Estimating US Estate Tax Risk
An NRA who owns US real estate will generally have to pay US estate tax on his or her death if that real estate has more than $60,000 in net equity. The federal estate tax rate is currently 40% and many states also impose a state estate tax with rates as high as 16%. As the real estate market recovers, this represents a significant tax exposure for many NRAs. This is particularly true since NRAs often cannot qualify for large US mortgages, and therefore tend to have significant equity in their properties.
A number of structures can be used to eliminate US estate tax risk, the most common of which is to hold the USRPI through a ForCo. In general, stock in a ForCo is not subject to US estate tax. A transfer of direct ownership of a USRPI by an NRA to a ForCo generally results in immediate US taxation of the built-in gain, which is why a down market can create an opportunity to make such a transfer at minimal tax cost. Another option is to own the property through a US or non-US trust which, if irrevocable, should insulate a family from US federal or state estate tax.
Estimating US Federal Income Tax Exposure
US income tax liability is also impacted by the holding structure selected.
For example, owning a USRPI through a ForCo can, in some cases, completely avoid US income tax on a disposition because the sale of ForCo stock will not trigger any US income tax for the NRA. Another NRA may be willing to purchase ForCo stock because it avoids the cost associated with forming a new holding company and, in some cases, avoids local property transfer tax costs. The corporation, of course, still has the original acquisition cost basis in the underlying real estate, so it is “pregnant” with a large US capital gain. Unrelated buyers may also be concerned with liability associated with ForCo, given that it is not a newly formed entity. For these reasons, the buyer may expect a discount on the purchase price, but such a discount may be less than the applicable tax on the built-in gains.
If the holding structure uses corporations, two levels of US tax may apply. A common holding structure is a ForCo owning a US corporation, which in turn owns the property. This is often referred to as a “stack,” since ForCo is “stacked” on top of the US corporation. If stock in ForCo is sold, as explained above, there is no US capital gains exposure. If the real estate is sold at a gain, the US corporation is subject to federal income tax on such gain (currently at a rate of 21%), as well as any applicable state or local income tax. Additionally, a non-liquidating distribution from the US corporation to ForCo will be taxable as a dividend, which is generally subject to 30% withholding unless reduced by an applicable income tax treaty. If ForCo owns and sells the property directly, the so-called “branch profits” may apply. The branch profits tax essentially replicates the withholding tax applicable when sale proceeds are distributed by the US corporation to ForCo in a stack structure. The branch profits tax can sometimes be reduced or eliminated by an applicable US income tax treaty. In a stack structure, a liquidating distribution from the US corporation to ForCo generally is not subject to US withholding tax. For that reason, stack structures are sometimes set up with a separate US corporation for each property, so that sale proceeds can be distributed free of withholding tax from each corporation following the sale of the underlying property. Consideration needs to be given, however, to the personal holding company and accumulated earnings taxes in cases where a US corporation has taxable income that is not currently distributed out to ForCo.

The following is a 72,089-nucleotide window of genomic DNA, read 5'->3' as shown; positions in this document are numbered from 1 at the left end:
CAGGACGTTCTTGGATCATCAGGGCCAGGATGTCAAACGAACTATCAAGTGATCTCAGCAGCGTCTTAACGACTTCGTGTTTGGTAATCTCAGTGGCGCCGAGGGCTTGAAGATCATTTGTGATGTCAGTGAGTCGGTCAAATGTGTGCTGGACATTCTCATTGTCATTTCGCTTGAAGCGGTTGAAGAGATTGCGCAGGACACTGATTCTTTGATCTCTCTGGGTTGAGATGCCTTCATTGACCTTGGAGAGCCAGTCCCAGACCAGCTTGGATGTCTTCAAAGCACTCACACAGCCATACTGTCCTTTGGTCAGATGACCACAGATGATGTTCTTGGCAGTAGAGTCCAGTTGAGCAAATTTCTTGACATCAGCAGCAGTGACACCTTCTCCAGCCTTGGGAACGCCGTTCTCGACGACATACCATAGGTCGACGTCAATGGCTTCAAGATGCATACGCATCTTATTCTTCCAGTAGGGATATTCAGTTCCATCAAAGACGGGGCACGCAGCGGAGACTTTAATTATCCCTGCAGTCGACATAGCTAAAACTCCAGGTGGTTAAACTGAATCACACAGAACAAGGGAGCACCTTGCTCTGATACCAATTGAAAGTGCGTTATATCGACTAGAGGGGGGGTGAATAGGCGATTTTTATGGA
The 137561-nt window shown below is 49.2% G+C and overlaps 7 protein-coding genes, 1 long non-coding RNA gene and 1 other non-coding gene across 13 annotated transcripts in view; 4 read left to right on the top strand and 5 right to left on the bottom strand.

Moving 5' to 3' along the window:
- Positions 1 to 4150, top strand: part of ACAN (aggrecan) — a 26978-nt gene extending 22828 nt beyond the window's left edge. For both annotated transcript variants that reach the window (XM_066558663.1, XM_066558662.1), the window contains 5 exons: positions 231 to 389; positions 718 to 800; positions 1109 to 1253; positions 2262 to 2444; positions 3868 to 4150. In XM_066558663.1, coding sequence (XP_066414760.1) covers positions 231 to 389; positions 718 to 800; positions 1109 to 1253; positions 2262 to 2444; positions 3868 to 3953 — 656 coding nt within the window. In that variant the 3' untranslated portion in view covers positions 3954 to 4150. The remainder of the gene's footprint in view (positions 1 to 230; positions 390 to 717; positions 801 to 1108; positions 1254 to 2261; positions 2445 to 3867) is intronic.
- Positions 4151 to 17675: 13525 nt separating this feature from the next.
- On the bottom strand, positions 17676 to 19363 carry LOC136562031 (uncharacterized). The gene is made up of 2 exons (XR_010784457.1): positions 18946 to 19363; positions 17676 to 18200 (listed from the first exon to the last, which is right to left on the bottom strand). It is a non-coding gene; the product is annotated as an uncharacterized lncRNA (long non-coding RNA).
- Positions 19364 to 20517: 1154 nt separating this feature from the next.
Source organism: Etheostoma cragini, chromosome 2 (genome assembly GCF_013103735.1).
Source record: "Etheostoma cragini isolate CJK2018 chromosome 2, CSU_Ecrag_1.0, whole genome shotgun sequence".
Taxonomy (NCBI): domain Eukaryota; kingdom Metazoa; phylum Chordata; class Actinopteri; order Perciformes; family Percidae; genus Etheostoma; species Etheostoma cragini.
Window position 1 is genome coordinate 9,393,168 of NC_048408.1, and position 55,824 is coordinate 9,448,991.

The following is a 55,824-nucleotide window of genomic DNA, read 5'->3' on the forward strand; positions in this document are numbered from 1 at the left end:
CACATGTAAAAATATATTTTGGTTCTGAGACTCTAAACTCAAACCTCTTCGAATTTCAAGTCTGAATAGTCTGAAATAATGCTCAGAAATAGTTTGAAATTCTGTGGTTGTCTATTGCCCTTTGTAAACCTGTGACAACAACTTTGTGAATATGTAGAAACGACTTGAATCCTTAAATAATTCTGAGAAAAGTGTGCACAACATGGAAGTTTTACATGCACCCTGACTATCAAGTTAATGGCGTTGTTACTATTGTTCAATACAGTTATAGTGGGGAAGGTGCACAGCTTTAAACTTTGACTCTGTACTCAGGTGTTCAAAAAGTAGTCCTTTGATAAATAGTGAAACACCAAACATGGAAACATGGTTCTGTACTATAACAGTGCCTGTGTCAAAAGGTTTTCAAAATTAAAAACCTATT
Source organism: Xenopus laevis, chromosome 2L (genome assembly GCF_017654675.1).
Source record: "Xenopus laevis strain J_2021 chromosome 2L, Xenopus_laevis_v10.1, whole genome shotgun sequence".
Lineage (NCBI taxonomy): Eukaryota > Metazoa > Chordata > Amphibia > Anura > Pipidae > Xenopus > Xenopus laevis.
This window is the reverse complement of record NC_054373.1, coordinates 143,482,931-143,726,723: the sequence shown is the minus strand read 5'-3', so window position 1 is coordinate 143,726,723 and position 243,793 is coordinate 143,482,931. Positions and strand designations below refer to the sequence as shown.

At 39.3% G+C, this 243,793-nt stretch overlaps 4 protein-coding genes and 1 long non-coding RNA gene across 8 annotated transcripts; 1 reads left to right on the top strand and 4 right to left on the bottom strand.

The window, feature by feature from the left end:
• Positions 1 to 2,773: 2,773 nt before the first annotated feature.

Estimating US State and Local Tax Exposure
Any modification of the holding structure should also account for state and local tax consequences. Some states impose different rates of income tax on corporations and individuals (e.g., California taxes corporations at an 8.84% rate, while individuals are taxed at graduated rates of up to 13.3%). This needs to be taken into account, for instance, in comparing corporate and trust structures. The impact of a restructuring on state and local transfer and property taxes must also be considered. In many locales which impose stamp or transfer tax on the sale of real property or may reassess the property for property tax purposes following a sale, there is an exception for transfers which do not alter the ultimate beneficial ownership of the real estate, but the requirements of such exceptions must be strictly complied with. Additionally, if the property has declined in value, it is possible that there would not be an increase in assessed value for property tax purposes.
Reviewing the Opportunity
Where property values have suffered a momentary decline in fair market value, it is likely that a qualified appraiser would find that recently purchased property has returned to acquisition cost (or lower). If there is little to no appreciation in US real estate, it is a reasonable time for non-US investors to transfer their US real estate to a proper structure. By doing so they will be able to reduce or even eliminate US income taxes on the ultimate sale of that property and shelter their assets from US estate tax. The planning strategies outlined above may eliminate these taxes, essentially making them optional. Finally, in light of current market conditions, investors may, as part of the same process, want to consider how to position their real estate assets in a way that allows them to maximize the income potential, even in times of uncertainty.
If you have any questions, please contact the authors or any member of Withers real estate planning think tank:
- Josefina Colomar | Partner, New York
- William J. Kambas | Partner, New York, New haven, Greenwich
- Bryan H. Kelly | Partner, Los Angeles
- Stephen Nerland | Partner, London
- Paul Sczudlo | Partner, Los Angeles
- Sandra Viana | Partner, Divisional CEO of the private client and tax division, New York
- Vasiliki Yiannoulis-Riva | Partner, New York